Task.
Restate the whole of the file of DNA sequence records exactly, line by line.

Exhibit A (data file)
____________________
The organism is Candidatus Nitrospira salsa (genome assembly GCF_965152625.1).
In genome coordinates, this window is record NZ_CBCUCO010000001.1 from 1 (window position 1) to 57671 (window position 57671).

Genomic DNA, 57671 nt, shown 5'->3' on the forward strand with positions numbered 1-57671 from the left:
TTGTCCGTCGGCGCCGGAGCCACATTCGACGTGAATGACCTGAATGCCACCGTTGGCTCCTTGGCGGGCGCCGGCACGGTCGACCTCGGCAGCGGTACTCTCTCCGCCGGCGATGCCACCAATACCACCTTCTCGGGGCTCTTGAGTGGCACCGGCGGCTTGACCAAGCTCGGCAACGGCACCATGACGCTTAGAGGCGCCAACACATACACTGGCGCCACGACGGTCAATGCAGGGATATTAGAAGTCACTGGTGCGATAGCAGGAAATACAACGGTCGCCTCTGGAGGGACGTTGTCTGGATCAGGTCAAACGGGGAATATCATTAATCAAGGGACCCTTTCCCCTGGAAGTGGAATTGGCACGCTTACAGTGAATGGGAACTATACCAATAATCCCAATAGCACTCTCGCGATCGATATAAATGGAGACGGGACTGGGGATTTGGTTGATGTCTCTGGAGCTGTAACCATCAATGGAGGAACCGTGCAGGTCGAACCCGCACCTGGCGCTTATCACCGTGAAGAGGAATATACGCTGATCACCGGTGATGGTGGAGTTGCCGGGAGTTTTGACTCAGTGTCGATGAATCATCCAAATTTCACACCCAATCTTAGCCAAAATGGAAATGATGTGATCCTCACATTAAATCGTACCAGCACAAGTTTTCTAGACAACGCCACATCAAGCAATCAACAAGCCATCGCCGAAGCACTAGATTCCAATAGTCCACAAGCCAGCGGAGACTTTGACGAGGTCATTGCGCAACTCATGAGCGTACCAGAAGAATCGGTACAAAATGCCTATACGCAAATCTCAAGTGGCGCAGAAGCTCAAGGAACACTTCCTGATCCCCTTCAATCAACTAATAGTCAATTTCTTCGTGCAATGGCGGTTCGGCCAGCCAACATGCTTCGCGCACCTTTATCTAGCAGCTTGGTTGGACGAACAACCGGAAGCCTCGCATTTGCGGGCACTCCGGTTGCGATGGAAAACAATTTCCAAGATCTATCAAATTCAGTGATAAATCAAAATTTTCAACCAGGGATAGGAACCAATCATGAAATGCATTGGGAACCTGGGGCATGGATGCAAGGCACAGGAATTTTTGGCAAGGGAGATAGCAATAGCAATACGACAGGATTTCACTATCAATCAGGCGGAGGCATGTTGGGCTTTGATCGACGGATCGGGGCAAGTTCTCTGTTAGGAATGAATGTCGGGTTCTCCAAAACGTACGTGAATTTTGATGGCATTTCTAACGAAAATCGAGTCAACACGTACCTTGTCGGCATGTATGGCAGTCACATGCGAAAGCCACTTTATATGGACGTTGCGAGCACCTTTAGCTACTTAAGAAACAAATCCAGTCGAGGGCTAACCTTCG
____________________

The organism is Candidatus Nitrospira salsa (genome assembly GCF_965152625.1).
In genome coordinates, this window is record NZ_CBCUCO010000001.1 from 1 (window position 1) to 57671 (window position 57671).

Genomic DNA, 57671 nt, shown 5'->3' on the forward strand with positions numbered 1-57671 from the left:
TTGTCCGTCGGCGCCGGAGCCACATTCGACGTGAATGACCTGAATGCCACCGTTGGCTCCTTGGCGGGCGCCGGCACGGTCGACCTCGGCAGCGGTACTCTCTCCGCCGGCGATGCCACCAATACCACCTTCTCGGGGCTCTTGAGTGGCACCGGCGGCTTGACCAAGCTCGGCAACGGCACCATGACGCTTAGAGGCGCCAACACATACACTGGCGCCACGACGGTCAATGCAGGGATATTAGAAGTCACTGGTGCGATAGCAGGAAATACAACGGTCGCCTCTGGAGGGACGTTGTCTGGATCAGGTCAAACGGGGAATATCATTAATCAAGGGACCCTTTCCCCTGGAAGTGGAATTGGCACGCTTACAGTGAATGGGAACTATACCAATAATCCCAATAGCACTCTCGCGATCGATATAAATGGAGACGGGACTGGGGATTTGGTTGATGTCTCTGGAGCTGTAACCATCAATGGAGGAACCGTGCAGGTCGAACCCGCACCTGGCGCTTATCACCGTGAAGAGGAATATACGCTGATCACCGGTGATGGTGGAGTTGCCGGGAGTTTTGACTCAGTGTCGATGAATCATCCAAATTTCACACCCAATCTTAGCCAAAATGGAAATGATGTGATCCTCACATTAAATCGTACCAGCACAAGTTTTCTAGACAACGCCACATCAAGCAATCAACAAGCCATCGCCGAAGCACTAGATTCCAATAGTCCACAAGCCAGCGGAGACTTTGACGAGGTCATTGCGCAACTCATGAGCGTACCAGAAGAATCGGTACAAAATGCCTATACGCAAATCTCAAGTGGCGCAGAAGCTCAAGGAACACTTCCTGATCCCCTTCAATCAACTAATAGTCAATTTCTTCGTGCAATGGCGGTTCGGCCAGCCAACATGCTTCGCGCACCTTTATCTAGCAGCTTGGTTGGACGAACAACCGGAAGCCTCGCATTTGCGGGCACTCCGGTTGCGATGGAAAACAATTTCCAAGATCTATCAAATTCAGTGATAAATCAAAATTTTCAACCAGGGATAGGAACCAATCATGAAATGCATTGGGAACCTGGGGCATGGATGCAAGGCACAGGAATTTTTGGCAAGGGAGATAGCAATAGCAATACGACAGGATTTCACTATCAATCAGGCGGAGGCATGTTGGGCTTTGATCGACGGATCGGGGCAAGTTCTCTGTTAGGAATGAATGTCGGGTTCTCCAAAACGTACGTGAATTTTGATGGCATTTCTAACGAAAATCGAGTCAACACGTACCTTGTCGGCATGTATGGCAGTCACATGCGAAAGCCACTTTATATGGACGTTGCGAGCACCTTTAGCTACTTAAGAAACAAATCCAGTCGAGGGCTAACCTTCG